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Top 5 Things to Know in the Market on Tuesday

Published 11/15/2016, 05:56 AM
© Reuters.  Top 5 Things to Know Today In Financial Markets

Investing.com - Here are the top five things you need to know in financial markets on Tuesday, November 15:

1. Dollar dips after soaring to 11-month highs

The U.S. dollar weakened against a basket of major currencies on Tuesday, with investors locking in profits after a recent rally that drove the greenback to the strongest level since December 2015.

The dollar index was recently down 0.35% at 99.67 by 5:55AM in New York (10:55GMT). On Monday, the index hit an 11-month peak of 100.24, amid expectations for an interest rate increase next month and increased fiscal spending under a Trump administration.

Against the yen, the dollar was down 0.2% at 108.23, pulling back from Monday’s five-month peaks of 108.53.

The euro also moved higher, with EUR/USD rising 0.5% to 1.0793, coming off Monday’s eight-month trough of 1.0708.

Meanwhile, China’s yuan continued to slide, hitting its lowest level in almost eight years.

2. Bond market sell-off pauses as Treasuries, Bunds recover

Global bond prices were higher for the first time in almost a week on Tuesday, pushing yields off multi-month peaks as the "Trumpflation" trade began to fade.

The yield on the U.S. 10-year Treasury was down 3.5 basis points at 2.187% during early morning hours in New York, after rising to as high as 2.302% the day before, a level not seen since January 6.

The yield on the 10-year note was below 1.8% in the days leading up to the election. The 41 basis point jump over the last three trading sessions marked the steepest climb in more than seven years.

Meanwhile, the 30-year yield dipped 5.1 basis points to 2.932%, after touching 3.080% in the prior session.

U.S. yields have been on a tear following Donald Trump's U.S. election win last week, as traders reassessed the implications of a Trump presidency, with many seeing it ushering in higher economic growth and rising inflation.

Elsewhere, in Europe, yields on 10-year German Bunds were down 3.2 basis points to 0.300%. On Monday, the yield rose to 0.397%, the strongest since late-January.

3. U.S. retail sales, Fed speakers ahead

Investors focused on the next set of U.S. data to see whether it supports expectations that the Federal Reserve will raise interest rates before the end of the year.

The most important piece of data Tuesday are October retail sales at 8:30AM ET (13:30 GMT). The consensus forecast is that the report will show retail sales rose 0.6% last month. Core sales are forecast to inch up 0.5%.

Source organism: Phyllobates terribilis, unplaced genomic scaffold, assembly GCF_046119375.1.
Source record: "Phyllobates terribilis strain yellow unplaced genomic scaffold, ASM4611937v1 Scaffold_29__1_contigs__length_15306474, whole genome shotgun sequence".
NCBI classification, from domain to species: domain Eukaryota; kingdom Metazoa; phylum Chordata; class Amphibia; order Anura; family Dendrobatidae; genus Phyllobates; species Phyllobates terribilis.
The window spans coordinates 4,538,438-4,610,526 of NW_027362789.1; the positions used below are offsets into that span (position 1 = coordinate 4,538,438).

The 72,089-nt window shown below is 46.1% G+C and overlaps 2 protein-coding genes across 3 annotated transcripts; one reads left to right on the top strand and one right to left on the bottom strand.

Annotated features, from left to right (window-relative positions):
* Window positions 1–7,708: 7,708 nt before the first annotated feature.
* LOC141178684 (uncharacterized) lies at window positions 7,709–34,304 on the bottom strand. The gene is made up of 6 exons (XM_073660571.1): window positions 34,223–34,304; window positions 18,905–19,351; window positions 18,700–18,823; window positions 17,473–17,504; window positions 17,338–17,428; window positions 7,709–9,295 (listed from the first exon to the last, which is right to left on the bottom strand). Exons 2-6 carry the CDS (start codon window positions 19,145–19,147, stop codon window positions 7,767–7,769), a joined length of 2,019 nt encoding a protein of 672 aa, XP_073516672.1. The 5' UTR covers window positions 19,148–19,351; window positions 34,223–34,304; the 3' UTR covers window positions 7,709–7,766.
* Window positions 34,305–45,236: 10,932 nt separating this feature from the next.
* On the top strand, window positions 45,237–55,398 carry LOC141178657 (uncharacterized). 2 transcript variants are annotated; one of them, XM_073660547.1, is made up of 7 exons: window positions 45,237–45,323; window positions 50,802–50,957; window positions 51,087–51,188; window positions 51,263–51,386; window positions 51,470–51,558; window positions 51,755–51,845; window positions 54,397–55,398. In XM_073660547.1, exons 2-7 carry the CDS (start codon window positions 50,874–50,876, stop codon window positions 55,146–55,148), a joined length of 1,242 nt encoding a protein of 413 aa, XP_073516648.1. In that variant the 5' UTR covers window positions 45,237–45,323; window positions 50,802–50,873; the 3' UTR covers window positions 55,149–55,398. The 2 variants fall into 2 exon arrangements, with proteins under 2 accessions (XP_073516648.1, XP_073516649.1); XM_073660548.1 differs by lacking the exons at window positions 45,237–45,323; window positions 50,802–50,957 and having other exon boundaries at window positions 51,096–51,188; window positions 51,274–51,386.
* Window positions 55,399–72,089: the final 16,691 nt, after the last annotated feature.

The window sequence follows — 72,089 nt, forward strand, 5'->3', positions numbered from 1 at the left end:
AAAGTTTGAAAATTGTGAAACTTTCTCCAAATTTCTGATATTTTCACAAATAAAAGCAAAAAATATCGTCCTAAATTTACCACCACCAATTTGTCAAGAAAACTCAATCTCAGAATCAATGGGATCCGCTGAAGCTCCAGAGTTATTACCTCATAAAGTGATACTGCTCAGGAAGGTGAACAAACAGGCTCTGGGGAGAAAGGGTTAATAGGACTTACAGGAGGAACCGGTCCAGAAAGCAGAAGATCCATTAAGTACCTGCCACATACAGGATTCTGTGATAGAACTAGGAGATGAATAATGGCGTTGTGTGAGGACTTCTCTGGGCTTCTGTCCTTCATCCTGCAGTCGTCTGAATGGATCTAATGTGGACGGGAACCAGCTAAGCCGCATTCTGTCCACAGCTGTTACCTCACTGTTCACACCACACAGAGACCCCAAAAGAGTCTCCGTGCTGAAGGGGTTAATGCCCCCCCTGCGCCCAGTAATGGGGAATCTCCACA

Besides the retail sales report, the U.S. will also release data on import prices and the Empire State survey at 8:30AM ET (13:30GMT), while business inventories are out at 10:00AM ET (15:00GMT).

There are also a flurry of Fed speakers Tuesday, ahead of Fed Chair Janet Yellen's congressional testimony Thursday.

Boston Fed President Eric Rosengren is due to speak at 8:00AM ET (13:00GMT), Fed Governor Daniel Tarullo at 9:05AM ET (14:05GMT), Fed Vice Chair Stanley Fischer at 1:30PM ET and Dallas Fed President Rob Kaplan also at 1:30PM ET (18:30GMT).

Markets are currently pricing an 81.1% chance of a rate hike at the Fed's December 13-14 meeting, according to Investing.com's Fed Rate Monitor Tool.

4. Oil prices spike on hopes for last-minute OPEC deal

Oil prices were higher on Tuesday, bouncing back from a three-month low as market players hoped major global oil producers will reach an agreement to cut output.

U.S. crude was up $1.14, or 2.63%, to $44.46 a barrel, while Brent tacked on 98 cents, or 2.21%, to $45.41.

Bloomberg reported that several OPEC members were engaged in a last-minute push to overcome divisions between the cartel’s biggest producers.

Qatar, Algeria and Venezuela are leading the push to finalize a deal, while Saudi Arabia, Iraq and Iran are at odds over how to share output cuts agreed at a September meeting in Algiers, according to a delegate familiar with the talks.

5. Base metals plummet as Trump trade slows

Base metals, such as copper, iron ore, zinc and nickel were in full-blown retreat on Tuesday, following sharp gains made in recent sessions on the back of expectations that a Donald Trump presidency could unleash a flood of infrastructure spending.

Copper dropped 2.3% to $2.463 a pound, pulling back from a 17-month high of $2.734.

Iron ore slid 9% in Singapore to $68.58 a metric ton, extending a decline from a two-year peak of above $80.00. The price soared by a record 27% last week.

Meanwhile, zinc fell 1.9% in London, reversing earlier gains and retreating from the highest level in almost seven years.

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